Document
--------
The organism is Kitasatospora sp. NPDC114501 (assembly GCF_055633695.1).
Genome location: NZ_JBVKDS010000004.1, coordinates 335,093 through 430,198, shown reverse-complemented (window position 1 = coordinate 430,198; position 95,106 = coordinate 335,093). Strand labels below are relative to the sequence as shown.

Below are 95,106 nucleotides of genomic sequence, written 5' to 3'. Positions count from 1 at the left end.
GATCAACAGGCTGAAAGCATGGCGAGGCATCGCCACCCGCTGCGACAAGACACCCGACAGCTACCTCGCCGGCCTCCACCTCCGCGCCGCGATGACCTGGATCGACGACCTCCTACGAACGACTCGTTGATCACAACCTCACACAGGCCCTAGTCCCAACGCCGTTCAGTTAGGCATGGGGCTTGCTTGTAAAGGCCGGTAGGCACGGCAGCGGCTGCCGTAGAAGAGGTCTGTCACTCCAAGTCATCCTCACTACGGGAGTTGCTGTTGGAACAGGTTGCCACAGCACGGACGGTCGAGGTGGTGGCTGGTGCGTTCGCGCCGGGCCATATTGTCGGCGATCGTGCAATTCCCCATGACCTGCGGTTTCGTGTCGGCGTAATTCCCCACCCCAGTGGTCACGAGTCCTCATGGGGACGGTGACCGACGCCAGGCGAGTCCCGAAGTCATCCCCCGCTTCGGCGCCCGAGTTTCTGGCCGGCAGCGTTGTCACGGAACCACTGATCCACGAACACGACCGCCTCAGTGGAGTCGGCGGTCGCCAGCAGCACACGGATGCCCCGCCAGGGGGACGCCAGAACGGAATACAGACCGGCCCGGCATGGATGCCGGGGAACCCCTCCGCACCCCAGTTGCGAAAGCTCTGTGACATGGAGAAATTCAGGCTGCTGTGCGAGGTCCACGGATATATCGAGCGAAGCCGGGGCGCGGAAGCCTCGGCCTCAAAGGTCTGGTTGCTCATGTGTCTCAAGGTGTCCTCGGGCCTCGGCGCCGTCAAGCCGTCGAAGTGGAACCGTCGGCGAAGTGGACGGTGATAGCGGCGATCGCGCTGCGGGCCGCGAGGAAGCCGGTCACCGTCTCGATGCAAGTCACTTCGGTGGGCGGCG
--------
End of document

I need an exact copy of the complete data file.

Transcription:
The organism is Kitasatospora sp. NPDC114501 (assembly GCF_055633695.1).
Genome location: NZ_JBVKDS010000004.1, coordinates 335,093 through 430,198, shown reverse-complemented (window position 1 = coordinate 430,198; position 95,106 = coordinate 335,093). Strand labels below are relative to the sequence as shown.

Below are 95,106 nucleotides of genomic sequence, written 5' to 3'. Positions count from 1 at the left end.
GATCAACAGGCTGAAAGCATGGCGAGGCATCGCCACCCGCTGCGACAAGACACCCGACAGCTACCTCGCCGGCCTCCACCTCCGCGCCGCGATGACCTGGATCGACGACCTCCTACGAACGACTCGTTGATCACAACCTCACACAGGCCCTAGTCCCAACGCCGTTCAGTTAGGCATGGGGCTTGCTTGTAAAGGCCGGTAGGCACGGCAGCGGCTGCCGTAGAAGAGGTCTGTCACTCCAAGTCATCCTCACTACGGGAGTTGCTGTTGGAACAGGTTGCCACAGCACGGACGGTCGAGGTGGTGGCTGGTGCGTTCGCGCCGGGCCATATTGTCGGCGATCGTGCAATTCCCCATGACCTGCGGTTTCGTGTCGGCGTAATTCCCCACCCCAGTGGTCACGAGTCCTCATGGGGACGGTGACCGACGCCAGGCGAGTCCCGAAGTCATCCCCCGCTTCGGCGCCCGAGTTTCTGGCCGGCAGCGTTGTCACGGAACCACTGATCCACGAACACGACCGCCTCAGTGGAGTCGGCGGTCGCCAGCAGCACACGGATGCCCCGCCAGGGGGACGCCAGAACGGAATACAGACCGGCCCGGCATGGATGCCGGGGAACCCCTCCGCACCCCAGTTGCGAAAGCTCTGTGACATGGAGAAATTCAGGCTGCTGTGCGAGGTCCACGGATATATCGAGCGAAGCCGGGGCGCGGAAGCCTCGGCCTCAAAGGTCTGGTTGCTCATGTGTCTCAAGGTGTCCTCGGGCCTCGGCGCCGTCAAGCCGTCGAAGTGGAACCGTCGGCGAAGTGGACGGTGATAGCGGCGATCGCGCTGCGGGCCGCGAGGAAGCCGGTCACCGTCTCGATGCAAGTCACTTCGGTGGGCGGCG